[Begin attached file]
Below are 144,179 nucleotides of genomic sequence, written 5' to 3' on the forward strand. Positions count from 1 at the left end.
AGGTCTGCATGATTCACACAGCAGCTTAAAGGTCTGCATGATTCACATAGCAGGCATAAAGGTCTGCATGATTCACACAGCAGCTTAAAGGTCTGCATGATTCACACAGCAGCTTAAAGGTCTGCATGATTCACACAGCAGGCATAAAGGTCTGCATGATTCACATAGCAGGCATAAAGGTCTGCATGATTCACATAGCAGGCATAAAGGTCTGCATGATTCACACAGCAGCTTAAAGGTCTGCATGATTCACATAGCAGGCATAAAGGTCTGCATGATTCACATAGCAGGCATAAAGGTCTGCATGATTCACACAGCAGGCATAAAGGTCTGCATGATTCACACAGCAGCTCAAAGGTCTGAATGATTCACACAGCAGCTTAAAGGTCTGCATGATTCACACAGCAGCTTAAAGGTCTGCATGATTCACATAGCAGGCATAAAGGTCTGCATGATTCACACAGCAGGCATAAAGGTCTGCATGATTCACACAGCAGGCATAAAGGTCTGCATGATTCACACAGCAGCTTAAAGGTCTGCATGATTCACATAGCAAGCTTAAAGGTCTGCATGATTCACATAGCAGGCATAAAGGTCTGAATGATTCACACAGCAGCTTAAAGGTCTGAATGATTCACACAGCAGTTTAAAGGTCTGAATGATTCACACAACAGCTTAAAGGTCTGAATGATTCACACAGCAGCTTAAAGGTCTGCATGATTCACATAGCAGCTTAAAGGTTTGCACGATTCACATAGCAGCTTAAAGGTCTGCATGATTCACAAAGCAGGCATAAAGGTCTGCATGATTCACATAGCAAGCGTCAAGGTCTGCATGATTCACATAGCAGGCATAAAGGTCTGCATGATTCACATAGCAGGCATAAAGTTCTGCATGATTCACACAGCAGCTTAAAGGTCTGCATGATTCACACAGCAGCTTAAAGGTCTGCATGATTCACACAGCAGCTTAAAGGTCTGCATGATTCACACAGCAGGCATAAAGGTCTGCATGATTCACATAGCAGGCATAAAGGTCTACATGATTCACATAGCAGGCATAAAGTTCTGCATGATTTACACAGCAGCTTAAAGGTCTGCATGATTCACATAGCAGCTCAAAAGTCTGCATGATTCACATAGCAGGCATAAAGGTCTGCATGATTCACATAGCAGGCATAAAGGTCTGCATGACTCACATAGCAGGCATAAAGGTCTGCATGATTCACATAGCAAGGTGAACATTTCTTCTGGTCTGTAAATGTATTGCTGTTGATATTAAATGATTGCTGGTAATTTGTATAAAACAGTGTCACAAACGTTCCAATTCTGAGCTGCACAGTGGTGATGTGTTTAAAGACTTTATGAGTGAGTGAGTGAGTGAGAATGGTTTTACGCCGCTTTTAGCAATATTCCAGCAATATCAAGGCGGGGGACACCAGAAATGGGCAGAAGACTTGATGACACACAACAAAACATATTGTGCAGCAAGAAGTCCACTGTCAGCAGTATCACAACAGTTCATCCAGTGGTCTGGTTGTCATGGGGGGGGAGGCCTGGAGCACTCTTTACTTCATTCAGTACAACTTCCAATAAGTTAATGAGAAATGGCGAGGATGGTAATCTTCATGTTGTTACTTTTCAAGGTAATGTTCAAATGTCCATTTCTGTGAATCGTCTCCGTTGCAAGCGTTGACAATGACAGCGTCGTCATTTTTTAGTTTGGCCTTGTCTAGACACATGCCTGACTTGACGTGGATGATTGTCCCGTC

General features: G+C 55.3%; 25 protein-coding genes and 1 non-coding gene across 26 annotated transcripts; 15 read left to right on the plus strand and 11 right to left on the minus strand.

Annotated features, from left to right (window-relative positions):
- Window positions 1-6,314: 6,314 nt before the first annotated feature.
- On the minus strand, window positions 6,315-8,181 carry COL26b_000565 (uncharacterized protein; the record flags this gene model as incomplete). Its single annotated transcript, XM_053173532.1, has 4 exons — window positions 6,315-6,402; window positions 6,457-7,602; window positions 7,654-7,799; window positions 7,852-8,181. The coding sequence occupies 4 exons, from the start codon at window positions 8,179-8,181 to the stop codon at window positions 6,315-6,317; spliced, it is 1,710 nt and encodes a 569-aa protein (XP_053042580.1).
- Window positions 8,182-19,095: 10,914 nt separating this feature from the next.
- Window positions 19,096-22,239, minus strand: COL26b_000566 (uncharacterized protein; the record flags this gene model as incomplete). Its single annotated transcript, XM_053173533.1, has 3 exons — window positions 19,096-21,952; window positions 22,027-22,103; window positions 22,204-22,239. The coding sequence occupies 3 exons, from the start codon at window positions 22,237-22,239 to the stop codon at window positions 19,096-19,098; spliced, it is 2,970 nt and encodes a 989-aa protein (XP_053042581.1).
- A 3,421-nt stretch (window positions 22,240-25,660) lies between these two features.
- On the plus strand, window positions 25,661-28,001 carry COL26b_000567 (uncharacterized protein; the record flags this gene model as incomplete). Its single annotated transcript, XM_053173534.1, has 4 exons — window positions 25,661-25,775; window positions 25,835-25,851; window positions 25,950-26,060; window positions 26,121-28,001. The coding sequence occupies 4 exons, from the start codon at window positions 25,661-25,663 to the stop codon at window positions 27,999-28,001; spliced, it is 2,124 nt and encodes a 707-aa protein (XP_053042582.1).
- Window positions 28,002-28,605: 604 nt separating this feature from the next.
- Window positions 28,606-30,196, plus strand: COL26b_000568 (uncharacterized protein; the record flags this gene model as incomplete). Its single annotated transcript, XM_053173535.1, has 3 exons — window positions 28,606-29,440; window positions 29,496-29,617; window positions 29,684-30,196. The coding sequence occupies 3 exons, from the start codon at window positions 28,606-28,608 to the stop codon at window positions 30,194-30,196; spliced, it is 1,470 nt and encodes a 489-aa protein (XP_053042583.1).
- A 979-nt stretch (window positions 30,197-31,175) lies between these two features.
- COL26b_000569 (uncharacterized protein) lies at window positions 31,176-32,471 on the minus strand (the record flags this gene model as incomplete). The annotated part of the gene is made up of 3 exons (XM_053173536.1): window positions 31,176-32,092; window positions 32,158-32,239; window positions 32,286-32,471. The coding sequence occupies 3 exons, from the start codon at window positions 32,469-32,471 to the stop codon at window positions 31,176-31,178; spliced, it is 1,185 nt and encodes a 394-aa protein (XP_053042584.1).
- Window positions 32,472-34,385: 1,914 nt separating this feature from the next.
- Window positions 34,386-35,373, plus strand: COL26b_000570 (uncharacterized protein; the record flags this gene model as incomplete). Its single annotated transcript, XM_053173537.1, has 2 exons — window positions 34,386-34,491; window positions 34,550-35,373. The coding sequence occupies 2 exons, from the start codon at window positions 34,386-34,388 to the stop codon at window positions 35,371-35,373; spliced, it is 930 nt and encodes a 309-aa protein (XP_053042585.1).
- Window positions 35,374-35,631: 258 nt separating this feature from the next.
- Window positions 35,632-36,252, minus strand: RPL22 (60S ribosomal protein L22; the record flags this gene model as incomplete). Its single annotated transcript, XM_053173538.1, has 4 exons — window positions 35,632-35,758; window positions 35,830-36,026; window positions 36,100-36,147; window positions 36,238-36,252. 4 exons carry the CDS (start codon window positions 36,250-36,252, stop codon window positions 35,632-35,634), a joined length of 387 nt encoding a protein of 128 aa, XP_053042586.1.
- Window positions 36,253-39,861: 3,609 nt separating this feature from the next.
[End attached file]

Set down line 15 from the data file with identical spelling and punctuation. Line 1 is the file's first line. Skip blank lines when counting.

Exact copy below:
- Window positions 32,472-34,385: 1,914 nt separating this feature from the next.